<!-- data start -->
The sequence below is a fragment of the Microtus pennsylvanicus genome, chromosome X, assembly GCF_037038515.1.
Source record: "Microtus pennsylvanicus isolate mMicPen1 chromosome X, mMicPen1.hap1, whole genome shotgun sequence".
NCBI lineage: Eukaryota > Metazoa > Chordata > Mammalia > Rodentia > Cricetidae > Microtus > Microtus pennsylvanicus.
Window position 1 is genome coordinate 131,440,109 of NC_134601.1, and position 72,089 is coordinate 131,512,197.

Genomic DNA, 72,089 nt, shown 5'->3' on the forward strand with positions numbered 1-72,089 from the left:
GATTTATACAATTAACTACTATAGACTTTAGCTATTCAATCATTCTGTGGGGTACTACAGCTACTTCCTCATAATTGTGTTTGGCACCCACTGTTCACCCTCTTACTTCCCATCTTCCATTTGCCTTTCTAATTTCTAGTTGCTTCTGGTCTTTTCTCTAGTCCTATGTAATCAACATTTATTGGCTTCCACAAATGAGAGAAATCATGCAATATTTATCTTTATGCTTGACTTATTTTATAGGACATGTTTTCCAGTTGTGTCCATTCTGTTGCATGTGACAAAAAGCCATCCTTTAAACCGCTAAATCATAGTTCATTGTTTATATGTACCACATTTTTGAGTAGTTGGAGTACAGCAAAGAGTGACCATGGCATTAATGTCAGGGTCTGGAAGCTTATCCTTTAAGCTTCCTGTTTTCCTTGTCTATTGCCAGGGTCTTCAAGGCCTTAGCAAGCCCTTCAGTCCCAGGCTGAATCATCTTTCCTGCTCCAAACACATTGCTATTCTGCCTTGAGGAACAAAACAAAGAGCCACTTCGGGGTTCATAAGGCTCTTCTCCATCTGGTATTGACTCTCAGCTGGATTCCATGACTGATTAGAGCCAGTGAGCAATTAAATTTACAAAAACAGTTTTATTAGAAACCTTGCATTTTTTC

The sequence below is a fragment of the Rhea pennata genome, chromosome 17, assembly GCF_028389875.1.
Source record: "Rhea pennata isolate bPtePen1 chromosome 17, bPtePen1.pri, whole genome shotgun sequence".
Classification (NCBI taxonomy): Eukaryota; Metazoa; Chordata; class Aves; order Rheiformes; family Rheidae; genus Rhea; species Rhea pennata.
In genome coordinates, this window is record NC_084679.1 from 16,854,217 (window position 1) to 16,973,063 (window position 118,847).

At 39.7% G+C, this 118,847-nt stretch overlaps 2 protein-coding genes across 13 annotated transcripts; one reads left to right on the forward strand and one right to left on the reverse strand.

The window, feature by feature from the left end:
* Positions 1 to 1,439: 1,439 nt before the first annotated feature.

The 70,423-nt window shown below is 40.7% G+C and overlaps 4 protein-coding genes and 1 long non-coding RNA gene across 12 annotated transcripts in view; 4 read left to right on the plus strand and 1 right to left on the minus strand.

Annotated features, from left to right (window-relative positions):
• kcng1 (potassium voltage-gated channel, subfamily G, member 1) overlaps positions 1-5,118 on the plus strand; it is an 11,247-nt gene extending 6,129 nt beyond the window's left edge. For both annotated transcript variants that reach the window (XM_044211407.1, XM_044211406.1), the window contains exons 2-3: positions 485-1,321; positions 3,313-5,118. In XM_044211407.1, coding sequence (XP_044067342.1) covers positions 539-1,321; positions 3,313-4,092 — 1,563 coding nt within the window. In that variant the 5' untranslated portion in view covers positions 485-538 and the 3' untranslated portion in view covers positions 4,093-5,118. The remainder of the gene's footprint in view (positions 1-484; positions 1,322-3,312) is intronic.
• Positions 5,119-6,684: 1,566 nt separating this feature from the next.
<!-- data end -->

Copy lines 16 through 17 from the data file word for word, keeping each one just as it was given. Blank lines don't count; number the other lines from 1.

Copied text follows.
• kcng1 (potassium voltage-gated channel, subfamily G, member 1) overlaps positions 1-5,118 on the plus strand; it is an 11,247-nt gene extending 6,129 nt beyond the window's left edge. For both annotated transcript variants that reach the window (XM_044211407.1, XM_044211406.1), the window contains exons 2-3: positions 485-1,321; positions 3,313-5,118. In XM_044211407.1, coding sequence (XP_044067342.1) covers positions 539-1,321; positions 3,313-4,092 — 1,563 coding nt within the window. In that variant the 5' untranslated portion in view covers positions 485-538 and the 3' untranslated portion in view covers positions 4,093-5,118. The remainder of the gene's footprint in view (positions 1-484; positions 1,322-3,312) is intronic.
• Positions 5,119-6,684: 1,566 nt separating this feature from the next.